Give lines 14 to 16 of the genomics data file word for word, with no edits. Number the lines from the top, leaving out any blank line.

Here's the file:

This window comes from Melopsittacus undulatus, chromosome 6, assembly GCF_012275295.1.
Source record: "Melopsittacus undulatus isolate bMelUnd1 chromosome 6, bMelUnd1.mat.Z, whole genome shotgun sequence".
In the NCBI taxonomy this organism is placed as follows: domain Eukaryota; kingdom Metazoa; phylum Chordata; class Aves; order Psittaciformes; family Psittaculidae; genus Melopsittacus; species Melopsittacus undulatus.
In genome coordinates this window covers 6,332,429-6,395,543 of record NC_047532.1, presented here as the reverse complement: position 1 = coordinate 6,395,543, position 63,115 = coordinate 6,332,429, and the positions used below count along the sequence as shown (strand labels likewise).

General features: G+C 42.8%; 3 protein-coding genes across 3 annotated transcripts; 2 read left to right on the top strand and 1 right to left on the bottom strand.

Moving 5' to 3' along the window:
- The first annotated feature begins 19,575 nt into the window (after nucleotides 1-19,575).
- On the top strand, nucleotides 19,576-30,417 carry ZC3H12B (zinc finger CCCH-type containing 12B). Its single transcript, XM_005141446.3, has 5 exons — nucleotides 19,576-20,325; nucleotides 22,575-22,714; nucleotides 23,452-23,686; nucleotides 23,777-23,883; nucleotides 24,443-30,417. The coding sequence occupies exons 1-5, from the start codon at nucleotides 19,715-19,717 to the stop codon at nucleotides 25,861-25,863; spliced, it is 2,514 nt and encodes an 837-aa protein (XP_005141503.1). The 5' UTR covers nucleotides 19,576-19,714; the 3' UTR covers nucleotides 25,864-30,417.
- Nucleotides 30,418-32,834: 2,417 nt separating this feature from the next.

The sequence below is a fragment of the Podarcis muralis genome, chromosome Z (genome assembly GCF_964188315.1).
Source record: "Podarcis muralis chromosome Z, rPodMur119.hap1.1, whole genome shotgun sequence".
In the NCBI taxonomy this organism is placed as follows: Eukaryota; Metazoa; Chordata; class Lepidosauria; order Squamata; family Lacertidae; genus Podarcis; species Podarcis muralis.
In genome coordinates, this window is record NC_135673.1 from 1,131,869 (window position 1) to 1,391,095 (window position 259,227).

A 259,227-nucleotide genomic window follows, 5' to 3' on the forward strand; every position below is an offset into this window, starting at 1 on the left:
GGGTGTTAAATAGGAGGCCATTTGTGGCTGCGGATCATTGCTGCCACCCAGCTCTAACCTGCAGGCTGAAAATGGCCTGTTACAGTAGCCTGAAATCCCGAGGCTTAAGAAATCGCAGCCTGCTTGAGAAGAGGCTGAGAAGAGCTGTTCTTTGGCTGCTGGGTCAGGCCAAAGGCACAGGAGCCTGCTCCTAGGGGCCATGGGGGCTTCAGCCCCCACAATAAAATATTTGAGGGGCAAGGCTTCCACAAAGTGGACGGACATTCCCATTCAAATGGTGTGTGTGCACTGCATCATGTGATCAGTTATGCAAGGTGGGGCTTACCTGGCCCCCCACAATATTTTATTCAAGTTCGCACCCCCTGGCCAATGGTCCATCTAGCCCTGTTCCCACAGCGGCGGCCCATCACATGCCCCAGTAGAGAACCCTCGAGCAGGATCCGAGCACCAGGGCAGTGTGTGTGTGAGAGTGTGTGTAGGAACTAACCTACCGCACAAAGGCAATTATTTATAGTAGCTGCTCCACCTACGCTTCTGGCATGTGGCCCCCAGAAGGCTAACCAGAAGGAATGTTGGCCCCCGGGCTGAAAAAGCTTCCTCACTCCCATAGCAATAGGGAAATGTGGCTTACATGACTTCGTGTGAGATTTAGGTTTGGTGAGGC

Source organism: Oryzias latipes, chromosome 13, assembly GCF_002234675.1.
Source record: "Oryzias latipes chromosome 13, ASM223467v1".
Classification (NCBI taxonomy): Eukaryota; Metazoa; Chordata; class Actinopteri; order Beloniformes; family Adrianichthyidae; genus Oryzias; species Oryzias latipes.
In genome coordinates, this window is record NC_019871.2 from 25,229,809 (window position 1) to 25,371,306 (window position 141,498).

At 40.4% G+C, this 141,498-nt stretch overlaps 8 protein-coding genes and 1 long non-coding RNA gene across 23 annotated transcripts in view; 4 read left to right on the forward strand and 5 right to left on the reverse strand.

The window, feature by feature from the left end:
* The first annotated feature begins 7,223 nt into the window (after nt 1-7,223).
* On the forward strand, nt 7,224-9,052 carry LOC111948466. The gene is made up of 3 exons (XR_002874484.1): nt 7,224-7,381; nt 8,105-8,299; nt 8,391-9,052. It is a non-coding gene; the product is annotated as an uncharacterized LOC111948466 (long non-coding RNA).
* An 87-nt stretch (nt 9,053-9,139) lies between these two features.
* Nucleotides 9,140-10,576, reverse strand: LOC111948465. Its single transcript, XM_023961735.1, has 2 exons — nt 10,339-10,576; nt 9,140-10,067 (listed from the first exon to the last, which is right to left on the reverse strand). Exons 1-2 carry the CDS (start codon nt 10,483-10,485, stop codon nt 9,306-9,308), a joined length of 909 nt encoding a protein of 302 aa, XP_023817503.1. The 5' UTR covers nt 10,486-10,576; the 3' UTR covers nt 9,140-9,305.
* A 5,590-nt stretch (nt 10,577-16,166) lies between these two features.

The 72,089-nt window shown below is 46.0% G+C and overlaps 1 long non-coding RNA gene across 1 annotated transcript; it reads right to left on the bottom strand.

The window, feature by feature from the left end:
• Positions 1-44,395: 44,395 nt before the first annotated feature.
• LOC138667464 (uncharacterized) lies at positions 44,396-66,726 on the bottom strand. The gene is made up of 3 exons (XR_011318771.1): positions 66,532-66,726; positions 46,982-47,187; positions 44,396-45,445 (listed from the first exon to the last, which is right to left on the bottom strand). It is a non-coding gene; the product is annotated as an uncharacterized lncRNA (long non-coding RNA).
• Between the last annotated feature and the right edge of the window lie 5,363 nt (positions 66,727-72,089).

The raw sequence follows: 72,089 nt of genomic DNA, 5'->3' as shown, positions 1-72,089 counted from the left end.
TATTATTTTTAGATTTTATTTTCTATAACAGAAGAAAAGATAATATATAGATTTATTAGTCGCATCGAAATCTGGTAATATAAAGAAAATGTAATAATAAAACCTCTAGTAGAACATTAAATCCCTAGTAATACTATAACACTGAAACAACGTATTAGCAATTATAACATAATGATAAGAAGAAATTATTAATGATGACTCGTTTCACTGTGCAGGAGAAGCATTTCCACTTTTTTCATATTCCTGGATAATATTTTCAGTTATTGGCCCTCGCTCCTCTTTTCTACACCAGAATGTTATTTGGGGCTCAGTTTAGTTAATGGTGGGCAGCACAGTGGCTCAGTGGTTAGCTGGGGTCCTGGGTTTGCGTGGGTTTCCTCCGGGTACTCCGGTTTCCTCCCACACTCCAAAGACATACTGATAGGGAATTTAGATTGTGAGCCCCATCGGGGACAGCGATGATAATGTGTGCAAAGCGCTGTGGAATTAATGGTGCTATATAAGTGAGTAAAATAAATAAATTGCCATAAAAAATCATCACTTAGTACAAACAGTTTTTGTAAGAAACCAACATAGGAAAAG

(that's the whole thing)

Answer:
A 259,227-nucleotide genomic window follows, 5' to 3' on the forward strand; every position below is an offset into this window, starting at 1 on the left:
GGGTGTTAAATAGGAGGCCATTTGTGGCTGCGGATCATTGCTGCCACCCAGCTCTAACCTGCAGGCTGAAAATGGCCTGTTACAGTAGCCTGAAATCCCGAGGCTTAAGAAATCGCAGCCTGCTTGAGAAGAGGCTGAGAAGAGCTGTTCTTTGGCTGCTGGGTCAGGCCAAAGGCACAGGAGCCTGCTCCTAGGGGCCATGGGGGCTTCAGCCCCCACAATAAAATATTTGAGGGGCAAGGCTTCCACAAAGTGGACGGACATTCCCATTCAAATGGTGTGTGTGCACTGCATCATGTGATCAGTTATGCAAGGTGGGGCTTACCTGGCCCCCCACAATATTTTATTCAAGTTCGCACCCCCTGGCCAATGGTCCATCTAGCCCTGTTCCCACAGCGGCGGCCCATCACATGCCCCAGTAGAGAACCCTCGAGCAGGATCCGAGCACCAGGGCAGTGTGTGTGTGAGAGTGTGTGTAGGAACTAACCTACCGCACAAAGGCAATTATTTATAGTAGCTGCTCCACCTACGCTTCTGGCATGTGGCCCCCAGAAGGCTAACCAGAAGGAATGTTGGCCCCCGGGCTGAAAAAGCTTCCTCACTCCCATAGCAATAGGGAAATGTGGCTTACATGACTTCGTGTGAGATTTAGGTTTGGTGAGGC

Source organism: Oryzias latipes, chromosome 13, assembly GCF_002234675.1.